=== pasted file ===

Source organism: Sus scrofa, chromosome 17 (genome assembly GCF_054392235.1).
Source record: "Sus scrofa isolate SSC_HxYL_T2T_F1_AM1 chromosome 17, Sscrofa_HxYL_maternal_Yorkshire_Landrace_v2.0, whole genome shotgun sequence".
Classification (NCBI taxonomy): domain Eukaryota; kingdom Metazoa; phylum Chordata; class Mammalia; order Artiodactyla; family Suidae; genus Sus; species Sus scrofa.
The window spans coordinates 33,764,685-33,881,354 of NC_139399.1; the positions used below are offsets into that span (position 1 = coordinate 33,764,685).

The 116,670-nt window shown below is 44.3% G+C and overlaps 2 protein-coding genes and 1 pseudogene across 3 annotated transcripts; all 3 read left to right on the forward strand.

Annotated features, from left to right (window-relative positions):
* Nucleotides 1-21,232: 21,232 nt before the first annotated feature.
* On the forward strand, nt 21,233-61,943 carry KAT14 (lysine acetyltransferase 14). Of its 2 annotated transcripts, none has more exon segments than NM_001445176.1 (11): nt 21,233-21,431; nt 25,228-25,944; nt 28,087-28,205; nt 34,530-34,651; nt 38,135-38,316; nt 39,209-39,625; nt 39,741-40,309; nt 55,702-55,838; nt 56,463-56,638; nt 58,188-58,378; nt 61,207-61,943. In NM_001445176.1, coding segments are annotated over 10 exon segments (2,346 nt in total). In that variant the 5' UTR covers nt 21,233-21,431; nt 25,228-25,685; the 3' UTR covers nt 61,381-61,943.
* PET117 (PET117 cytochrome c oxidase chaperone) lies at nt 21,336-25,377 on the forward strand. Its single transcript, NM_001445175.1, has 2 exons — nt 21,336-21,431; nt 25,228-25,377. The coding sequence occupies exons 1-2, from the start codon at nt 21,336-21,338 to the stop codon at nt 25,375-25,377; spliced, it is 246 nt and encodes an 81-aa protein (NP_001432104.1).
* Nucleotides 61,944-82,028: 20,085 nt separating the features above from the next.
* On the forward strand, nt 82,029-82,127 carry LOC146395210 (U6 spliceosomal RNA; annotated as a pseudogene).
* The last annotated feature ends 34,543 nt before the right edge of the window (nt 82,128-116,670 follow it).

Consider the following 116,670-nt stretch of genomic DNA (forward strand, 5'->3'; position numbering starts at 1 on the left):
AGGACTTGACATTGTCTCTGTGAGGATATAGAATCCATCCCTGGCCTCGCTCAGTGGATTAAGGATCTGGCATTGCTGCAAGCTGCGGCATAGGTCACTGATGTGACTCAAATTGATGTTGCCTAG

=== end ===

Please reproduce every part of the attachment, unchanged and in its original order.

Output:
Source organism: Sus scrofa, chromosome 17 (genome assembly GCF_054392235.1).
Source record: "Sus scrofa isolate SSC_HxYL_T2T_F1_AM1 chromosome 17, Sscrofa_HxYL_maternal_Yorkshire_Landrace_v2.0, whole genome shotgun sequence".
Classification (NCBI taxonomy): domain Eukaryota; kingdom Metazoa; phylum Chordata; class Mammalia; order Artiodactyla; family Suidae; genus Sus; species Sus scrofa.
The window spans coordinates 33,764,685-33,881,354 of NC_139399.1; the positions used below are offsets into that span (position 1 = coordinate 33,764,685).

The 116,670-nt window shown below is 44.3% G+C and overlaps 2 protein-coding genes and 1 pseudogene across 3 annotated transcripts; all 3 read left to right on the forward strand.

Annotated features, from left to right (window-relative positions):
* Nucleotides 1-21,232: 21,232 nt before the first annotated feature.
* On the forward strand, nt 21,233-61,943 carry KAT14 (lysine acetyltransferase 14). Of its 2 annotated transcripts, none has more exon segments than NM_001445176.1 (11): nt 21,233-21,431; nt 25,228-25,944; nt 28,087-28,205; nt 34,530-34,651; nt 38,135-38,316; nt 39,209-39,625; nt 39,741-40,309; nt 55,702-55,838; nt 56,463-56,638; nt 58,188-58,378; nt 61,207-61,943. In NM_001445176.1, coding segments are annotated over 10 exon segments (2,346 nt in total). In that variant the 5' UTR covers nt 21,233-21,431; nt 25,228-25,685; the 3' UTR covers nt 61,381-61,943.
* PET117 (PET117 cytochrome c oxidase chaperone) lies at nt 21,336-25,377 on the forward strand. Its single transcript, NM_001445175.1, has 2 exons — nt 21,336-21,431; nt 25,228-25,377. The coding sequence occupies exons 1-2, from the start codon at nt 21,336-21,338 to the stop codon at nt 25,375-25,377; spliced, it is 246 nt and encodes an 81-aa protein (NP_001432104.1).
* Nucleotides 61,944-82,028: 20,085 nt separating the features above from the next.
* On the forward strand, nt 82,029-82,127 carry LOC146395210 (U6 spliceosomal RNA; annotated as a pseudogene).
* The last annotated feature ends 34,543 nt before the right edge of the window (nt 82,128-116,670 follow it).

Consider the following 116,670-nt stretch of genomic DNA (forward strand, 5'->3'; position numbering starts at 1 on the left):
AGGACTTGACATTGTCTCTGTGAGGATATAGAATCCATCCCTGGCCTCGCTCAGTGGATTAAGGATCTGGCATTGCTGCAAGCTGCGGCATAGGTCACTGATGTGACTCAAATTGATGTTGCCTAG